, Second, it is far more likely that herbs marketed to cure ailments or "support" various body systems have little to no effect at all, because the companies that sell them are not required to show that they are effective for what they are supposed to do.

Madear, this goes to show that you don't know what you're talking about and dead wrong about the alternatives. This is a field that you don't master in a fortnight. Apparantly you're trying to make the www think you're some kind of an authority on both the alternative healthcare when it's obvious you are quite ignorant on the science of both. I've been in it for decades and still learning. Alternatives have worked for me and my family without the need for MDs and the substantiated testimonies of others corroborate it all.

schraf writes:

Third, hasn't it ever struck you as odd that you can't go to the healthfood store and pick up a bottle of Herbal Cancer Cure, Herbal Epilepsy Relief, or Herbal Cystic Fibrosis Ender?

Again, the more you talk, the more you show your lack of knowledge on the subject. The reason you WON'T EVER SEE a bottle of herbal cancer cure, epilepsy relief, et al is because of that word WHOLISTIC. Alternatives do not treat symptioms. Alternatives treat the body. That's why so few side effects. If you have cancer, you begin to detoxify the body via the herbals, the water intake, the elimination of cancer causing agents in the diet, the drinking of herbal teas, the probiotics which cleanse, detoxify, and boost the imune system et al, et al. This will not only work to help the cancer, but will have a positive safe effect on every system of the body.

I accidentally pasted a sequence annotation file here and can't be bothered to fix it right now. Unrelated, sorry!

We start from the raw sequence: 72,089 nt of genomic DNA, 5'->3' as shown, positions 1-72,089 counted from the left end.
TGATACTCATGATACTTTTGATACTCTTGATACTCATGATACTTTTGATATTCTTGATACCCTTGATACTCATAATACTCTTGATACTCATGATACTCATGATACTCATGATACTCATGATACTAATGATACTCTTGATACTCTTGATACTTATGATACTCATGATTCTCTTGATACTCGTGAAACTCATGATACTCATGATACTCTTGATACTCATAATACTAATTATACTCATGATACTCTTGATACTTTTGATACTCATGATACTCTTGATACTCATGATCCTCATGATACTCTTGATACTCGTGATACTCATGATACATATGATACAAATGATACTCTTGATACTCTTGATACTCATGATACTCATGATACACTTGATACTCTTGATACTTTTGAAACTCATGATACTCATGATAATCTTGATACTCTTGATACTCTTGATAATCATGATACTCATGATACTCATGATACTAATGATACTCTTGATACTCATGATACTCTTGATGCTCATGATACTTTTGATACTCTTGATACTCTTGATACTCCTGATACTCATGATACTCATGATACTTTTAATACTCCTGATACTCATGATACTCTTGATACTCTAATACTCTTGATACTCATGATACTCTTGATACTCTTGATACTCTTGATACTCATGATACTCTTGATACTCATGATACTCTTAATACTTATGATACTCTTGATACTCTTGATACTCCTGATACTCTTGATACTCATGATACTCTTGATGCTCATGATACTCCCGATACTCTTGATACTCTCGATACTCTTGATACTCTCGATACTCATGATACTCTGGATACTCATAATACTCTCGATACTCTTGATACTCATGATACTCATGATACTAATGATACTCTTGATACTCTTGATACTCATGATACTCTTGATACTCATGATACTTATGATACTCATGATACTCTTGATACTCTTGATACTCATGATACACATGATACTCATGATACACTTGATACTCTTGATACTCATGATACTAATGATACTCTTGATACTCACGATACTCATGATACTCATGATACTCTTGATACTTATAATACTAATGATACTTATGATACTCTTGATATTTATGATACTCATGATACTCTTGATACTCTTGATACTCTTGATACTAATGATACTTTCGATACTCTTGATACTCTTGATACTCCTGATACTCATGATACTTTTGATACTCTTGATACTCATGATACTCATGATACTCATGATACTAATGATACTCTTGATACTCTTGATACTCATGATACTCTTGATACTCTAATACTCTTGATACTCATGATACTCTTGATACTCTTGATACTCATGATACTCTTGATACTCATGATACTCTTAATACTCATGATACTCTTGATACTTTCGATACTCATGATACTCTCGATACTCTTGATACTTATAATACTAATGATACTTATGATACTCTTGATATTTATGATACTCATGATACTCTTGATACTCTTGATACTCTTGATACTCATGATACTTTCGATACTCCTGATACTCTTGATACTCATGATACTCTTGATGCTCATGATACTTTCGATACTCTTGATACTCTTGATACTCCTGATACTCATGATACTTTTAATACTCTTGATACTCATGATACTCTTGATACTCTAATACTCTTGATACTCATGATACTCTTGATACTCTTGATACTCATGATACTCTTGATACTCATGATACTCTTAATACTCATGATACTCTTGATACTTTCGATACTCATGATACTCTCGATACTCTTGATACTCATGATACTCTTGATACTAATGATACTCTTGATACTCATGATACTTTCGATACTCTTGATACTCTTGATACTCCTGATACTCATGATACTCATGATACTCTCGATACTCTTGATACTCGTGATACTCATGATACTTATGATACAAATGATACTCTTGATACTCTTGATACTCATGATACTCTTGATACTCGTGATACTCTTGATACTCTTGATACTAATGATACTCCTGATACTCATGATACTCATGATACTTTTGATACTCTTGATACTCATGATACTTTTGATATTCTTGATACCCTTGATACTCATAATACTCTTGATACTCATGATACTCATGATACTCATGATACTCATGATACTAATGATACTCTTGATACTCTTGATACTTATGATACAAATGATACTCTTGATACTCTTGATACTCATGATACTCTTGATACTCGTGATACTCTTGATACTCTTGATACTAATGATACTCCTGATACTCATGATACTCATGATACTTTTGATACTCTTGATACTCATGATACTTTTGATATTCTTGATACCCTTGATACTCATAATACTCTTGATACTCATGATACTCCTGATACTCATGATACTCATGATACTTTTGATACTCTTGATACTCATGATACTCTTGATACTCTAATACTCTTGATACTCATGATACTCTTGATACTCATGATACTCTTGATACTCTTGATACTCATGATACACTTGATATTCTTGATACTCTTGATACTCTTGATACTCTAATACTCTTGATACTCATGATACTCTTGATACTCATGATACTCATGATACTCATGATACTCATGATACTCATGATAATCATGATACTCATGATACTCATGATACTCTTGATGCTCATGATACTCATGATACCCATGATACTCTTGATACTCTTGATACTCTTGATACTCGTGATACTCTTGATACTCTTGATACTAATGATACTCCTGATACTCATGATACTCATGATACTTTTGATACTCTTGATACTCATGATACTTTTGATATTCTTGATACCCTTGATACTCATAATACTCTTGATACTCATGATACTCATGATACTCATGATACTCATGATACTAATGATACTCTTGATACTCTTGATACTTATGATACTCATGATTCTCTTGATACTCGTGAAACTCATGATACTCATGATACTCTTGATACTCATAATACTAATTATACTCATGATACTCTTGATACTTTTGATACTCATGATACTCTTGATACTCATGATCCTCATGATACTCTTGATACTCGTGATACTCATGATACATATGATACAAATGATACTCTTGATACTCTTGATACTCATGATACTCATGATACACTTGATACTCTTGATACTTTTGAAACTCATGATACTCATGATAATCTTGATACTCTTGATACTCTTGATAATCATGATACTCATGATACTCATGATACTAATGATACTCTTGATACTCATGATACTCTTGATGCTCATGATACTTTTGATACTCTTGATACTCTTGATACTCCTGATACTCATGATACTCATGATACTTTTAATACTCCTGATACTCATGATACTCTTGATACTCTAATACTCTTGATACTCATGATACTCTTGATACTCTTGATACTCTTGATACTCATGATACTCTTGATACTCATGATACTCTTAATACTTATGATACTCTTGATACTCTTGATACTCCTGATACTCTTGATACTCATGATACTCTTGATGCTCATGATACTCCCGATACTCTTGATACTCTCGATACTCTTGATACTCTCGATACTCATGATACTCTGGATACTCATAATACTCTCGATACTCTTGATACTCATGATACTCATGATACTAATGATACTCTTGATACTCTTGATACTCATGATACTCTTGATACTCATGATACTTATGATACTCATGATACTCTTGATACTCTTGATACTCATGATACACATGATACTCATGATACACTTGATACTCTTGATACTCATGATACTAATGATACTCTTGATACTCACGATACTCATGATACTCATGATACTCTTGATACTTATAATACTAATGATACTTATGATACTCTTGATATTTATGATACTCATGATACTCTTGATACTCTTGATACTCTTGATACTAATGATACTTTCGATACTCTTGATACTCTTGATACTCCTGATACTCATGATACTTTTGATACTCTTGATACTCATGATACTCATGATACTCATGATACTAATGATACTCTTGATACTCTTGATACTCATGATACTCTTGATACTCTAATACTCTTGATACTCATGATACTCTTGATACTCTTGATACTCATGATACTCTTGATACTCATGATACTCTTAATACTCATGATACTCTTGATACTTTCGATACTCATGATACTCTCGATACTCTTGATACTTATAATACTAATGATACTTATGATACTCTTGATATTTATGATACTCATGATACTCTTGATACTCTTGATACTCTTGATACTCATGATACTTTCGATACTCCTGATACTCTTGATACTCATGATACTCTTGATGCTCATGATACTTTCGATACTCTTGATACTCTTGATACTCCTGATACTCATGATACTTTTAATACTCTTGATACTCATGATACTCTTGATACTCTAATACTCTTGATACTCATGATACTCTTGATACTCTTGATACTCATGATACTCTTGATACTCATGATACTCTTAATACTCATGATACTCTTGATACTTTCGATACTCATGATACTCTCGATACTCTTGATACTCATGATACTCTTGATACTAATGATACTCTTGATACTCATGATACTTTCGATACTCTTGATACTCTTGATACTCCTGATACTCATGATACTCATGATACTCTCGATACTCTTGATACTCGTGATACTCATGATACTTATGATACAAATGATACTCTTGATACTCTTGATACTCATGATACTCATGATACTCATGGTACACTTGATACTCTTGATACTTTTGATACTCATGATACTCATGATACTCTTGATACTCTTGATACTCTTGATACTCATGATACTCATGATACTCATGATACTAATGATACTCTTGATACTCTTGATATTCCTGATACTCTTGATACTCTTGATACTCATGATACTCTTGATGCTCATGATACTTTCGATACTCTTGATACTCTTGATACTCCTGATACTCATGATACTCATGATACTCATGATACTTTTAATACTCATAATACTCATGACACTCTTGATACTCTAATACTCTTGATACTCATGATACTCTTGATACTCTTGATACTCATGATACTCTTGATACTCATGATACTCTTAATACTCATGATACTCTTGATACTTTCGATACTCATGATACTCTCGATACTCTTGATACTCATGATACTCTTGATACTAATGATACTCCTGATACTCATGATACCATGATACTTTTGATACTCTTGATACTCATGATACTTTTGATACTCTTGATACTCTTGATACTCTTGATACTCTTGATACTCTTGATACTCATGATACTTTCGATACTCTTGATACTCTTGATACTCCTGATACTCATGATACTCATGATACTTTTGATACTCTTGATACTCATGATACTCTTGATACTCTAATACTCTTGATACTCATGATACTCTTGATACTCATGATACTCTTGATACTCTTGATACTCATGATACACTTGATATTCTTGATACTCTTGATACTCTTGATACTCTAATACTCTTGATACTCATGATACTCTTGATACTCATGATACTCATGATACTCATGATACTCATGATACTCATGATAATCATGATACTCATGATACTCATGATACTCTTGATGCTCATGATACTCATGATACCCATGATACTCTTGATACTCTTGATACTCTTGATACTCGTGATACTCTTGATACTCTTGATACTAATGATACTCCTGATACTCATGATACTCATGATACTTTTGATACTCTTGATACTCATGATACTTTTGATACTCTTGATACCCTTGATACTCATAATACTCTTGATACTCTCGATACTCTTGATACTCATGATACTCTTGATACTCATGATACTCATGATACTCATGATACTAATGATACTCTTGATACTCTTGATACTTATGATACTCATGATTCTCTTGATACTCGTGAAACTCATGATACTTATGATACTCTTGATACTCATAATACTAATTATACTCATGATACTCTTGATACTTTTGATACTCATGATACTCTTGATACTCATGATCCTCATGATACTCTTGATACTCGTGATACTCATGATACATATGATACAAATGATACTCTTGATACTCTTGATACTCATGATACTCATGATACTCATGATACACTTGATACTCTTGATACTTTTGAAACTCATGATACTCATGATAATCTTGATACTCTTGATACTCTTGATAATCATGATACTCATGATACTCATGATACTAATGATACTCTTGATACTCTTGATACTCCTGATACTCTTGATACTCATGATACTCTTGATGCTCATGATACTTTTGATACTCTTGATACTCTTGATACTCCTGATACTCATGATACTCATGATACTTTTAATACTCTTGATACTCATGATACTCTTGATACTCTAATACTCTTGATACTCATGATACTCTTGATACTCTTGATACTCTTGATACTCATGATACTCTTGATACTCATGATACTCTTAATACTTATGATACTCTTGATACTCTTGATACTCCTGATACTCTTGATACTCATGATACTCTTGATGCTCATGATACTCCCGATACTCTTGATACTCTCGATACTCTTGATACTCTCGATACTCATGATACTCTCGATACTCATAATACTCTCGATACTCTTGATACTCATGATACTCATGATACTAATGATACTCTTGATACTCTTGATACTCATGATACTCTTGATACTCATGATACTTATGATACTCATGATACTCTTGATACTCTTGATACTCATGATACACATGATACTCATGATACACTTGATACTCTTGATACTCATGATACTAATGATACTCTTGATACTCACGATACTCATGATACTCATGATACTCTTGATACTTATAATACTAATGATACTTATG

schraf writes:

Almost all of the stuff available is marketed for health issues that usually resolve themselves in a short time, like colds or seasonal allergies, or have no reliable way to judge if they are working, like preparatins for "immune-boosting", or "circulatory system support".

Wrong.

1. The stuff available works to effect a positive effect on the entire body, so whether you have arthritis, prostrate problems, cancer, colds, et al, that's what it's suppose to do.

2. Unlike the doc who writes you a quick prescription collects the big $$ from your insurance and sends you on your way in a few minutes, the alternative route uses a variety of products, adjusts the diet, educates you on what's causing the problem et al. Doesn't that make more science sense?

schraf writes:

But now that you mention it, Buz, I thought that you said that all of these herbs in bottles are food?

Why are they causing deaths at all if they are just nutritive foods and not theraputic herbal drugs meant to cure diseases and ailments?

I don't know of any deaths, but if there are any, c'mon, one or two compared to hundreds of thousands a year? Please be reasonable in your debating.

schraf writes: